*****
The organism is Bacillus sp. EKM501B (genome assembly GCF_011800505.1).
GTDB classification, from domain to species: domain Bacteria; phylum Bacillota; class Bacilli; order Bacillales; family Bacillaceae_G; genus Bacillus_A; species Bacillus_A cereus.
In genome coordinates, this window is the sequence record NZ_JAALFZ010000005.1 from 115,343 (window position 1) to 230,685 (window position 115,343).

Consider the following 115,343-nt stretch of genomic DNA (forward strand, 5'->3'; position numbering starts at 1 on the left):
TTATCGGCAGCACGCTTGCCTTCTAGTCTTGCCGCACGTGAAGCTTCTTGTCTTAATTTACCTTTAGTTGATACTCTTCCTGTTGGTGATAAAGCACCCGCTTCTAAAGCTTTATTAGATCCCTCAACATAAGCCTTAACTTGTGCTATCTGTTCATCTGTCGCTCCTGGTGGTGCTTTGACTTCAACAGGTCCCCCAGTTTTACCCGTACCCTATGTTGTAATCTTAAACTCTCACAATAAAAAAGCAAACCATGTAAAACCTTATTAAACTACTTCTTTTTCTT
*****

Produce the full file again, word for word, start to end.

The organism is Bacillus sp. EKM501B (genome assembly GCF_011800505.1).
GTDB classification, from domain to species: domain Bacteria; phylum Bacillota; class Bacilli; order Bacillales; family Bacillaceae_G; genus Bacillus_A; species Bacillus_A cereus.
In genome coordinates, this window is the sequence record NZ_JAALFZ010000005.1 from 115,343 (window position 1) to 230,685 (window position 115,343).

Consider the following 115,343-nt stretch of genomic DNA (forward strand, 5'->3'; position numbering starts at 1 on the left):
TTATCGGCAGCACGCTTGCCTTCTAGTCTTGCCGCACGTGAAGCTTCTTGTCTTAATTTACCTTTAGTTGATACTCTTCCTGTTGGTGATAAAGCACCCGCTTCTAAAGCTTTATTAGATCCCTCAACATAAGCCTTAACTTGTGCTATCTGTTCATCTGTCGCTCCTGGTGGTGCTTTGACTTCAACAGGTCCCCCAGTTTTACCCGTACCCTATGTTGTAATCTTAAACTCTCACAATAAAAAAGCAAACCATGTAAAACCTTATTAAACTACTTCTTTTTCTT